Geothermal Land Access in Utah
At a Glance
|Leasing Agency:||Utah Department of Natural Resources|
|Competitive Land Leasing:||Yes, discretionary.|
|Noncompetitive Land Leasing:||Yes, discretionary.|
|Royalty Rate Competitive Land Lease:|
|Royalty Rate Nonompetitive Land Lease:|
|Royalty Rate Calculation Basis:|
|Contacts/Agencies:||Utah Department of Natural Resources|
State Land Access Process
In order to develop geothermal resources in Utah, developers must obtain a lease and, any required easements to access state lands, including any necessary permits to encroach on existing state Rights-of-Way (ROWs). The state agency with administrative authority for geothermal leasing differs depending on whether the land is trust land or state land that is non-trust land. In addition to obtaining a geothermal lease, the developer cannot lawfully extract geothermal fluids without first obtaining a permit to appropriate geothermal fluids from the Utah Division of Water Rights.
Within the Utah Department of Natural Resources, the Utah Division of Forestry, Fire and State Lands (UDFFSL) administers non-trust state land in Utah, including the sale, exchange, and lease of (non-trust) state lands for geothermal development purposes. The UDFFSL issues geothermal leases in accordance with R652-20-3400. Geothermal steam leases are issued only on lands where the state of Utah owns both the surface and mineral rights (fee simple), unless the lessee agrees to accept a special addendum to the standard geothermal lease agreement. Developers may submit an application to the UDFFSL and the process is non-competitive.
The Utah School and Institutional Trust Lands Administration (UTLA) administers state school and institutional trust lands (collectively, “trust land”) in Utah, including the sale, exchange, and lease of trust lands for geothermal development purposes. R850-27-200. The UTLA will only issue geothermal steam leases on parcels of land in which they hold both the surface and mineral rights (fee simple). The UTLA has the discretion to issue leases competitively and non-competitively. R850-27-500. Leases are limited to 640 acres unless specifically approved by the director. R850-27-200.
If the project requires new/modified access onto or access across state lands for project actives not covered under the geothermal lease, the developer may apply for an easement by submitting an application to the UFFSL and abiding by any terms and conditions in the issued easement document. The Utah Department of Transportation (UDOT) protect the State’s highway ROWs and facilitates and coordinates other highway users in order to provide for safe and efficient operation of Utah's highways. A developer wishing to construct, maintain, repair, operate or use any pole line, surface or subsurface line or other facility in the UDOT ROW must submit an Application for ROW Encroachment Permit to the UDOT.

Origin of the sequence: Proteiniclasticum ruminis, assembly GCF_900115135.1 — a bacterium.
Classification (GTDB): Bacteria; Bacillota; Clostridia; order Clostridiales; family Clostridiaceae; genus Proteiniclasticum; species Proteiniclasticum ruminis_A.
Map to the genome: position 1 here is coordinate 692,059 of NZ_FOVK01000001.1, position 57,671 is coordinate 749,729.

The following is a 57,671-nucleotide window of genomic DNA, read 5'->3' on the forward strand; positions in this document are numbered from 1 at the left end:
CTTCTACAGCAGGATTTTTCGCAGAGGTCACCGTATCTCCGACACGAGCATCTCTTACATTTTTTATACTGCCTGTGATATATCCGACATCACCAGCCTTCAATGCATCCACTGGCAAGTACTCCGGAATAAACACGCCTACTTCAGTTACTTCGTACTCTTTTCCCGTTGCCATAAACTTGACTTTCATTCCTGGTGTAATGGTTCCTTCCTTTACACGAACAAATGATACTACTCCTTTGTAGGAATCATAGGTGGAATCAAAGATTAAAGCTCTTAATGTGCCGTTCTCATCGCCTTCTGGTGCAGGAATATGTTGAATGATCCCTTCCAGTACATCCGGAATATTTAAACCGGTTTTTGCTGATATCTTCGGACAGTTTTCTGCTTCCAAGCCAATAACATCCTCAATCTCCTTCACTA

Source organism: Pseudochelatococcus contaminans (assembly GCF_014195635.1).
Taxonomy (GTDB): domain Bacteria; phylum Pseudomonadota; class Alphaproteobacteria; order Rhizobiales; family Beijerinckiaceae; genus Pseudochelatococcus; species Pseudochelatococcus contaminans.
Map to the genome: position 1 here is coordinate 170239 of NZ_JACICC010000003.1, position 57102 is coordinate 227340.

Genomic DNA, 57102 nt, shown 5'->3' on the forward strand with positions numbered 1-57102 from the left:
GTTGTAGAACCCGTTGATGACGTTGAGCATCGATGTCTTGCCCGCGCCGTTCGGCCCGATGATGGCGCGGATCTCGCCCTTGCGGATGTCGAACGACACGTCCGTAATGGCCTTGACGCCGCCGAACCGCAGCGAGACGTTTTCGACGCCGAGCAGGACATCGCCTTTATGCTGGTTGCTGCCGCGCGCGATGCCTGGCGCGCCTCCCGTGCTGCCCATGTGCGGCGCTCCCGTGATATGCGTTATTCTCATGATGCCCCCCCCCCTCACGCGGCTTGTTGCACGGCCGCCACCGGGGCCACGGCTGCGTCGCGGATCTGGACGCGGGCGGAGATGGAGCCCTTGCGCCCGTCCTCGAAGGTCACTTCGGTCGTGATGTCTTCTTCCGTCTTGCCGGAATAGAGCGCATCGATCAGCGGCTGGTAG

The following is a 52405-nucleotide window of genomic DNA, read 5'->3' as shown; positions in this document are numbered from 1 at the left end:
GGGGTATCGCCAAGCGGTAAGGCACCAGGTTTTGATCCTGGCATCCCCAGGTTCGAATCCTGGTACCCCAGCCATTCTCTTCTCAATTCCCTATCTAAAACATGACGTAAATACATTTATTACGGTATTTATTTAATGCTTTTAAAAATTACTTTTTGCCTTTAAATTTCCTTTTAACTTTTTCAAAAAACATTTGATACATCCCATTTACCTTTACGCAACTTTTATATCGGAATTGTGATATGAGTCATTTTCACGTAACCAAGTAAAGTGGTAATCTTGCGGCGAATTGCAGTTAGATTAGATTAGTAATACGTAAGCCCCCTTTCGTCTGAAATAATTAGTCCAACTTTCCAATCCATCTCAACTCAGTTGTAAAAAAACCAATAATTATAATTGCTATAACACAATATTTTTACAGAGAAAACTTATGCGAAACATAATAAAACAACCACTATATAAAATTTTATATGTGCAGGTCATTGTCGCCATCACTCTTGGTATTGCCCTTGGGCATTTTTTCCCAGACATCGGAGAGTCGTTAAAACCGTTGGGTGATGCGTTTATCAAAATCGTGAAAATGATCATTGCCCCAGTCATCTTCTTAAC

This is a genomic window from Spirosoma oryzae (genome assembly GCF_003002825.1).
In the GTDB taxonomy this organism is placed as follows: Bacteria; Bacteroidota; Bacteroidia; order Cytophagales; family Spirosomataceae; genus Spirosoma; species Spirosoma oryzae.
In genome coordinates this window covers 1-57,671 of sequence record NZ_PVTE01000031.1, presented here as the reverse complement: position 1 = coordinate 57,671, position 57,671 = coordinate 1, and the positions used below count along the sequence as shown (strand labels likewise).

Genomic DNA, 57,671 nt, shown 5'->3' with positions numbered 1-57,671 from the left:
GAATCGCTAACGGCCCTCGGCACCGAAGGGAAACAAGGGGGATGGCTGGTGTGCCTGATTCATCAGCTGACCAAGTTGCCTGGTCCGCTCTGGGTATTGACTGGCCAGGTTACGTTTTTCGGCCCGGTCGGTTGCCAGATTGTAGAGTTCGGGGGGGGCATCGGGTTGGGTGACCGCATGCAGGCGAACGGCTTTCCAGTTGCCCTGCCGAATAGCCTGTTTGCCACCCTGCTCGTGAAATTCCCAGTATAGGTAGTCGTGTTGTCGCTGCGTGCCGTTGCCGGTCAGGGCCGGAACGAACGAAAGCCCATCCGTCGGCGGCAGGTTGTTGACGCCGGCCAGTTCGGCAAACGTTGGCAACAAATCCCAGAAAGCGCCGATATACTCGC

The UDOT requires a grant of access permit for any project proposing to construct a new driveway, other curb cut, or local street connection on a State Highway. The grant of access permit applies to constructing a new driveway or vehicular access, modifying or relocating an existing driveway or access, or to closing an access on the State Highway ROW.
Local Land Access Process
Policies & Regulations
- An Introduction to Electric Power Transmission
- Guide to Permitting Electric Transmission Lines in Utah
- UDOT - Statewide Utility License Agreements
- Utah - T-223 Application for Right-of-Way Encroachment Permit
- Utah - UC 54-14 - Utility Facility Review Board Act
- Utah - UC 54-2 - Public Utilities Definitions
- Utah - UDOT - Accommodation of Utilities and the Control and Protection of State Highway Rights of Way
- Utah Code Annotated
- Utah DEQ Energy Pre-Design Program
- Utah Rules of Appellate Procedure